The Plastic Diversion Initiative (PDI) has released a white paper that proposes a solution to address the global plastic waste problem.
PDI was launched by a collective of organizations and individuals in celebration of the 50th Anniversary of Earth Day with a mission to divert recyclable plastic from landfills and the natural environment while creating thousands of new jobs across America.
“We believe the circular plastics economy is extremely inefficient and that is the root of the problem,” says PDI founder and CEO of Austin, Texas-based plastics recycling online marketplace Scrapo Inc. Rashad Abbasov. “Unfortunately, it’s a lot cheaper to dispose of plastic waste than recycle it, and that’s the main reason why it ends up in landfills. With plastic production expected to triple by 2050, growing inefficiency of the circular plastics economy may lead to complete failure and collapse of the system with colossal economic and environmental consequences.”
PDI’s white paper introduces a “circular plastics park,” or a zero-waste, efficient circular plastics ecosystem where plastic resources are conserved, recovered and redirected back to domestic manufacturing supply chains.
Such parks would feature a plastic conservation center, which is a facility where plastic without existing markets or a lack of quantity can be recovered, conglomerated for processing or conserved for future use; recycling infrastructure that includes mechanical and chemical recycling facilities built around the conservation center to recycle and/or convert recovered plastic resources; and a recycled plastic marketplace, which is a technology platform designed to connect plastic recycling infrastructure with plastic manufacturers/end users and develop new markets for recycled plastic.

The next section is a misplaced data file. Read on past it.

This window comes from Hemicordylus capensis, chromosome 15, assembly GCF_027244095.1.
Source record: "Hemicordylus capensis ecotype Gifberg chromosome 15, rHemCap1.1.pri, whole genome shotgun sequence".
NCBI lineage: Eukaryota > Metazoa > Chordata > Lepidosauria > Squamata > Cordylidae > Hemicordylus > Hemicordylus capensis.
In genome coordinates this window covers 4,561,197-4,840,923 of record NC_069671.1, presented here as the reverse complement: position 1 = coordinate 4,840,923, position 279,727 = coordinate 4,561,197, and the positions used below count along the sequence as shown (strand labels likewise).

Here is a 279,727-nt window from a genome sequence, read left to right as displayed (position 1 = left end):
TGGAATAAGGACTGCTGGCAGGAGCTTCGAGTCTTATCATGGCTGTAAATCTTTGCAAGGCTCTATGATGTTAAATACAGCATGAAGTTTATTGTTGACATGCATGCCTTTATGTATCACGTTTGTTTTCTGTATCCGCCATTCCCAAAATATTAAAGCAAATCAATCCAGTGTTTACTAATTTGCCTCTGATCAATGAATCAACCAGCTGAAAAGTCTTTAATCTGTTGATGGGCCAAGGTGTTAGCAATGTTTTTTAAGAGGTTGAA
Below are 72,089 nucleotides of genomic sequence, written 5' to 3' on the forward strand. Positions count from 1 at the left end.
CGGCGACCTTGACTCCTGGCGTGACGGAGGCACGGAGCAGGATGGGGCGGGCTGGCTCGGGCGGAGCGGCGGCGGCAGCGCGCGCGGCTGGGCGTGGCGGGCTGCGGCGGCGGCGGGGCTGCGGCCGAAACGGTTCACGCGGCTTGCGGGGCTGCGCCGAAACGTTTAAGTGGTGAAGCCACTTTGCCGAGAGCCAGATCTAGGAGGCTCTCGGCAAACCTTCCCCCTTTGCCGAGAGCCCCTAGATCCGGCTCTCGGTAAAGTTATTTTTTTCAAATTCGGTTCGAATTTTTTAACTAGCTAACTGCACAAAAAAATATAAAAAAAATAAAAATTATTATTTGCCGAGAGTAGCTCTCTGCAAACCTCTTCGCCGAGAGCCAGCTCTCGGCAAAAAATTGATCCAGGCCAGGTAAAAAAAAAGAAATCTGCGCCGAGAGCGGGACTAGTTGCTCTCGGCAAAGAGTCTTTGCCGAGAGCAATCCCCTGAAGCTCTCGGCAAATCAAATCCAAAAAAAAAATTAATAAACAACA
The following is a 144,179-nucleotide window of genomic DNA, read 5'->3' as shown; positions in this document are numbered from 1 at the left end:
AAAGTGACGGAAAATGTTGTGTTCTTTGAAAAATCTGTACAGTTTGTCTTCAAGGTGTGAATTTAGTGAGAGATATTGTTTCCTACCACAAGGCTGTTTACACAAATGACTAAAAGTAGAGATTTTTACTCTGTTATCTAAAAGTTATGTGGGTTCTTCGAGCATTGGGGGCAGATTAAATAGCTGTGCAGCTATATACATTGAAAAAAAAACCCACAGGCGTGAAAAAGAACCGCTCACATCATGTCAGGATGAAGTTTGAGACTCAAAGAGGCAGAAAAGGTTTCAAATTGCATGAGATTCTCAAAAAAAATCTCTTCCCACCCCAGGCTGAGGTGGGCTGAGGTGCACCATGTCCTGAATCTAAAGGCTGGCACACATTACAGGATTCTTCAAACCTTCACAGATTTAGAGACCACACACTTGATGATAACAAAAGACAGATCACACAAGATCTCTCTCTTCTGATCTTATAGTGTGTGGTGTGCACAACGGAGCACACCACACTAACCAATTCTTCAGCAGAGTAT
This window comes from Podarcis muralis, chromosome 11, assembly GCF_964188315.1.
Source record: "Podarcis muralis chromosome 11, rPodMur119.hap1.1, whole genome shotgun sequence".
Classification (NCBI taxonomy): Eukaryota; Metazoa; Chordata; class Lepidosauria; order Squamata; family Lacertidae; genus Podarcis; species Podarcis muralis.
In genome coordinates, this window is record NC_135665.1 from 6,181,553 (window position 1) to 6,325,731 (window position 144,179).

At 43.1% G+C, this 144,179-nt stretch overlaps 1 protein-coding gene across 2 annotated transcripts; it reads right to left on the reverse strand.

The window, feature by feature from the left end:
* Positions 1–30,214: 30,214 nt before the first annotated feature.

Such parks will conserve and recover plastic resources that otherwise would end up in landfills and the ocean, according to PDI. Efficiency will be achieved by eliminating transportation and transaction costs, as well as by eliminating the cost of sourcing and intermediation while significantly increasing the output. Proximity to large and consolidated feedstock will help achieve “economies of scale” and further increase the efficiency, the white paper says. Furthermore, collaboration and interactions between businesses in the circular park will create multiple operational synergies.
“We believe the concentration of technologically advanced recycling facilities, huge and cheap feedstock and the recycled plastic marketplace in close proximity will dramatically reduce the transaction costs and increase the efficiency,” Abbasov says. “More importantly, circular plastics parks will employ thousands of people across America and help bring back jobs that have been lost due to global pandemic and inefficiency of the circular plastics economy.”
PDI says the parks would “drive innovation and serve as a magnet for green tech startups, entrepreneurs and venture capital, which in effect may lay the foundation for a much larger ecosystem for green technology.”
“Plastic waste is a common problem, and we can solve it when we work together, which is why we need the support of every individual and corporation, federal and local governments, nonprofit organizations and private foundations,” Abbasov says. “We are calling on those who share our mission to partner with us in building the circular plastics parks in the United States and other parts of the world to stop plastic waste and effectively divert plastic from the natural environment.”